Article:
Despite their ability to obtain a university education, join the Party, and begin the path to an elite government career, the psychological impact of the Cultural Revolution on these new leaders (as with all members of their generation) was still significant. Many endured the persecution and separation of their families; most had their education suspended while they performed harsh manual labor. What do the experiences of this generation bring to the Chinese leadership? More than anything else, the Cultural Revolution and sent-down youth experience has given these leaders the qualities of adaptability and persistence. Most survived persecution and physical hardship but still managed to either attend university during the most competitive period in recent memory or join the Party during their time working in the countryside and begin their service in local leadership positions. Some were aided in this process through their parents’ elite connections, but their strong personal qualities also played a role.

These new leaders also have an appreciation of circumstances in the countryside, gained through their years as sent-down youth. Although several of them are princelings they were not reared in exclusive circles of elite privilege—the sent-down youth experience likely gave them perspective they might not otherwise have had. Many of the new leaders have shown an appreciation for rural and social issues in their previous positions; Li Keqiang made significant progress in stimulating the local economy during his time in Henan province, contributing to a 14 percent rate of income growth for farmers in 2004 (marking the first time that an income growth rate of a rural area surpassed that of an urban area) [11]. Li also worked to transform poor residential areas and improve unemployment during his time as party secretary of Liaoning province. During Li Yuanchao’s tenure as party secretary of Jiangsu province, the urban-rural income ratio reached 1:2:15, the lowest in the country. He also made significant efforts to integrate migrant workers into the urban environment [12]. Although other leaders, such as Xi Jinping, earned most of their leadership experience in coastal, urban areas, they have earned a reputation for being sensitive to social issues; the Chinese media has praised Xi for “never losing his common man’s touch” [13].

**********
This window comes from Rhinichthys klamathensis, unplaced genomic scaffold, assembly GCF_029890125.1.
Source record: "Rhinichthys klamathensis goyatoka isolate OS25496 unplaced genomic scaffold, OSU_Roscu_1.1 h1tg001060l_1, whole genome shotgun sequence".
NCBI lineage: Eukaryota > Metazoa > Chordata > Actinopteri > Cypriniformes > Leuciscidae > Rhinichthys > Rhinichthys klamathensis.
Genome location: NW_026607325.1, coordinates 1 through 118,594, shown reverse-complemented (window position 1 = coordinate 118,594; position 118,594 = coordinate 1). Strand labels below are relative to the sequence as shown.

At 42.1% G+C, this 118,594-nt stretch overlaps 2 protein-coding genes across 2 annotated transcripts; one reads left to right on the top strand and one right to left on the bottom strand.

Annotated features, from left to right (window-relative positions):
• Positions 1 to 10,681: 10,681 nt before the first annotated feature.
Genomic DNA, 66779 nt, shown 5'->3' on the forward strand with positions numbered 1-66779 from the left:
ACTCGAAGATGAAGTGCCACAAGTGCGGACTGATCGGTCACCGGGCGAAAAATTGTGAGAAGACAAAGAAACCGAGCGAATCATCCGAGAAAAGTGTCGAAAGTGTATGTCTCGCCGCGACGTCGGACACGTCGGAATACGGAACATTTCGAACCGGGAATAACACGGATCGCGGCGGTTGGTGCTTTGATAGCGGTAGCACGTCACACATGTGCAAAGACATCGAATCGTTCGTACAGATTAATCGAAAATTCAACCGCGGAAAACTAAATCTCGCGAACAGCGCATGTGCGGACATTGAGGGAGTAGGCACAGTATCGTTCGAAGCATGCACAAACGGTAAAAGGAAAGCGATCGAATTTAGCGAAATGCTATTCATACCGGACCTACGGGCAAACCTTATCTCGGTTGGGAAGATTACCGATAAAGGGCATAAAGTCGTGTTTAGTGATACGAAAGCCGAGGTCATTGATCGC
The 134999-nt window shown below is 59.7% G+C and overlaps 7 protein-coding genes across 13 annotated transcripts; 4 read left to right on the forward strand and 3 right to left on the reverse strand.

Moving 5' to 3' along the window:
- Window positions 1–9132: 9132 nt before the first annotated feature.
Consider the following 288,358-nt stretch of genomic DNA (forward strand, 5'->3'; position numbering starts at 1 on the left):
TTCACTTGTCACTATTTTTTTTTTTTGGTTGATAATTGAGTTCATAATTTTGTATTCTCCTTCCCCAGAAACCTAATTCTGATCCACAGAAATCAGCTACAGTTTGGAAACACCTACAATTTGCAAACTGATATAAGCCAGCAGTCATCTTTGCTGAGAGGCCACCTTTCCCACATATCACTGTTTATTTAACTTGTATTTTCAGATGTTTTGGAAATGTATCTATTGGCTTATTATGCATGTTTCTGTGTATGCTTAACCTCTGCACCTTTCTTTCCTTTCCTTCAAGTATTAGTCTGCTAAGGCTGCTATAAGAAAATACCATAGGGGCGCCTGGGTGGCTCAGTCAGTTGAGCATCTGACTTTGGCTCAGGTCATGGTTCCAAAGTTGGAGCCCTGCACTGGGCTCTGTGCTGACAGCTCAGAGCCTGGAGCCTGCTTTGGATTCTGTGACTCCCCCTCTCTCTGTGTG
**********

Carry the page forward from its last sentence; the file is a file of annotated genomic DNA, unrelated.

Their experiences during the Cultural Revolution have also likely contributed to the more liberal views held by most of these new leaders. For example, Li Keqiang was active in campus politics during his time at Beijing University in the late 1970s and early ‘80s; according to former classmates, Li liked to voice new ideas and was supportive of open campus elections. In his positions in Nanjing and Jiangsu, Li Yuanchao has implemented intra-Party elections for top local leaders and is reportedly one of the few provincial leaders to explicitly call for political reforms [14]. Years of enduring Maoist repression and chaos during the Cultural Revolution likely contributed significantly to formation of these leaders’ views. The majority of these leaders are also long-standing advocates of pro-market economic reforms, particularly Xi Jinping and Bo Xilai.